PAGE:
- Almost all documented quality improvements and safety enhancements through health information technology have come from the use of HIT systems within an organization
- There are no operational studies which demonstrate a reduction in health care costs through health information exchange – the often quoted models are based on dozens of unproven assumptions
- With the low prevalence of electronic health records and no mandate for providers to make this transition, many providers will continue to have records that are not plugged into a data exchange. The result is that not everyone who wants or needs their record in the NHIN will have it there if their provider is not connected.
- With incomplete information, much of the information contained in the NHIN (or another data exchange model) will be incomplete and will not reflect the patient’s current status
- There is no way for a treating provider to validate the quality of the information provided by other treating entities. Without validation it is possible that inaccurate information is passed from one source to another without critical examination of its validity.
- Duplication of some studies – x-rays over time, serial lab tests and others – may in fact be optimal medical care. Assumptions have been made that this duplication is expensive and will be largely eliminated when all information is available on the NHIN.
- Doctors who make money by doing tests may perform duplicate tests even if prior information is available, questioning the validity, timeliness or quality of prior testing.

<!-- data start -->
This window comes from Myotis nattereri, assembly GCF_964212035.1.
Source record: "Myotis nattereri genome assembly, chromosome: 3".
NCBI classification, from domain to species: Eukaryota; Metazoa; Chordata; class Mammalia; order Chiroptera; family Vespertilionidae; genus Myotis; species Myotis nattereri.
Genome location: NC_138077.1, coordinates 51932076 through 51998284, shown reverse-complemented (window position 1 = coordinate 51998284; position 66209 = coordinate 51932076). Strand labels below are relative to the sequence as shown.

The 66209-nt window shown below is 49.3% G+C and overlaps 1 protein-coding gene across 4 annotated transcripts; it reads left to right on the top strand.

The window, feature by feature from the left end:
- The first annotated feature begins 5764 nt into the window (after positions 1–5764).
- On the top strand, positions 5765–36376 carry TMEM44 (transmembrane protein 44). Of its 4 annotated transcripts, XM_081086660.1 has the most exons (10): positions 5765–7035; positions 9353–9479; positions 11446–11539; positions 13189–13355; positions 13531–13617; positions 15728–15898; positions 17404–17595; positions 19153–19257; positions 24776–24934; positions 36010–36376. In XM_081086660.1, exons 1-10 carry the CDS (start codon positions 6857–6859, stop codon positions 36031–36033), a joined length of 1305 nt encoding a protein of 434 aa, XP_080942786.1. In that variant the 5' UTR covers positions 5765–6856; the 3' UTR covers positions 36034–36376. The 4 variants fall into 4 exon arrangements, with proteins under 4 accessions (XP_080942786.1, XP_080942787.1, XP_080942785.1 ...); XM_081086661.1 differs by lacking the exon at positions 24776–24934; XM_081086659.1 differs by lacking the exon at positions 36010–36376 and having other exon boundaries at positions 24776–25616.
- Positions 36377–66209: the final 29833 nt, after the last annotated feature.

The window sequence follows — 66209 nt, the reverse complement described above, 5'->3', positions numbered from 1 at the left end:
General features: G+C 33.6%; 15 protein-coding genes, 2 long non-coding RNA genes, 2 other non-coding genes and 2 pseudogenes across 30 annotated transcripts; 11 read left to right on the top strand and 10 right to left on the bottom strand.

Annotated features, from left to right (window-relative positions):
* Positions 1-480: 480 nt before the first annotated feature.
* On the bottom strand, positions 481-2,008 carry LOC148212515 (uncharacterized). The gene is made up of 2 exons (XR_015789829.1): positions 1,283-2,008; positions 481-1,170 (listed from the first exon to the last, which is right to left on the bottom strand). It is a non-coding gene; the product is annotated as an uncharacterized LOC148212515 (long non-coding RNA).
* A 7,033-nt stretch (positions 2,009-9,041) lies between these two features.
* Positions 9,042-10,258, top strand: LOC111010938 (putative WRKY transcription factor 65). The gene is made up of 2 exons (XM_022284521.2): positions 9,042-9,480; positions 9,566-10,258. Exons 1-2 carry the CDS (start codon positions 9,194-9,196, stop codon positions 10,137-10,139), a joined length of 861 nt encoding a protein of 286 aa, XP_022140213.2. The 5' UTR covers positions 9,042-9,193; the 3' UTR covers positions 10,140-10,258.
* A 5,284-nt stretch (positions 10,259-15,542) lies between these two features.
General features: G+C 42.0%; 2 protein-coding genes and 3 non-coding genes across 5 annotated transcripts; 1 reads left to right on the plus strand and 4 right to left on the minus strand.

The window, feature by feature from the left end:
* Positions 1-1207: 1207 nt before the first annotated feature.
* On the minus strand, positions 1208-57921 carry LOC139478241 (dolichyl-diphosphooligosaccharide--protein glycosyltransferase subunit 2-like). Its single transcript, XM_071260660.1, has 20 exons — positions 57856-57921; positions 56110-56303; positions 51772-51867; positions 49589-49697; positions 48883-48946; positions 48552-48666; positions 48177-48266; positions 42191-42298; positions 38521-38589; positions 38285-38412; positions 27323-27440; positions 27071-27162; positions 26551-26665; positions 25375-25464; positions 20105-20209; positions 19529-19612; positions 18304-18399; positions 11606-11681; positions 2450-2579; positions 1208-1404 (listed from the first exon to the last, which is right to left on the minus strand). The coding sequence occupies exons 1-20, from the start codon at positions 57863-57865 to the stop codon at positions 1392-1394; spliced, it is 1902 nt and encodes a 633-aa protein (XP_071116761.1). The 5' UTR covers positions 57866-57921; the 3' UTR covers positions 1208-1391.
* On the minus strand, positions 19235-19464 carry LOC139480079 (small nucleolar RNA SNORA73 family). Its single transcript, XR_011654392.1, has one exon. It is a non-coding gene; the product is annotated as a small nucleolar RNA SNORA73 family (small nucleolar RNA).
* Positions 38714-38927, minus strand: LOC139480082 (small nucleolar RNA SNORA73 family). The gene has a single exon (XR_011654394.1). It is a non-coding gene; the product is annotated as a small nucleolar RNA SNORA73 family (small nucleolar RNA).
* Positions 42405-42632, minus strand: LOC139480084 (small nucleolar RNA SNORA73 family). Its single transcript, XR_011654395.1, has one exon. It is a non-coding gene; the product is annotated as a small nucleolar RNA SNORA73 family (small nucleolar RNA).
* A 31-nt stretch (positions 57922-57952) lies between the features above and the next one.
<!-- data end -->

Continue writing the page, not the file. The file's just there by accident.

- Pharmacy data retrieved will tell providers what was prescribed, maybe even tell what was filled at a pharmacy, but cannot tell what medications the patient had stopped by another provider or whether the patient is actually taking the medication. It also won’t tell if the patient has started using old medications around their house or meds from a family member or friend. Nothing substitutes for reviewing a patient’s medications and having them bring the ones they are taking for review by the treating provider.
- Current technology cannot provide absolute privacy and security and people need to be convinced that when their privacy and security risks are balanced against the potential benefits of having their health information on the NHIN, that the latter is seen to be dominant. There is survey data to indicate that many patients will voluntarily agree to release their information to their local data exchange and thus, become part of the NHIN. There is reasonable evidence however that patients will not want to have any information about them shared without having access to that information themselves. (“Nothing about me, without me”)
- There are no studies that have looked at the errors that might arise during the decades that it may take for this ultimate vision to be realized – during which time information on patients opting in to the data exchange will be largely incomplete, and thus inaccurate
- While some estimates have been made of the costs that will be added to each clinical encounter through maintaining, querying and contributing to the NHIN there are no proven business models for sustaining these costs going forward. Health care costs in this country are already higher than anywhere else in the world and we have not yet dealt with the costs of health information technology and health information exchange.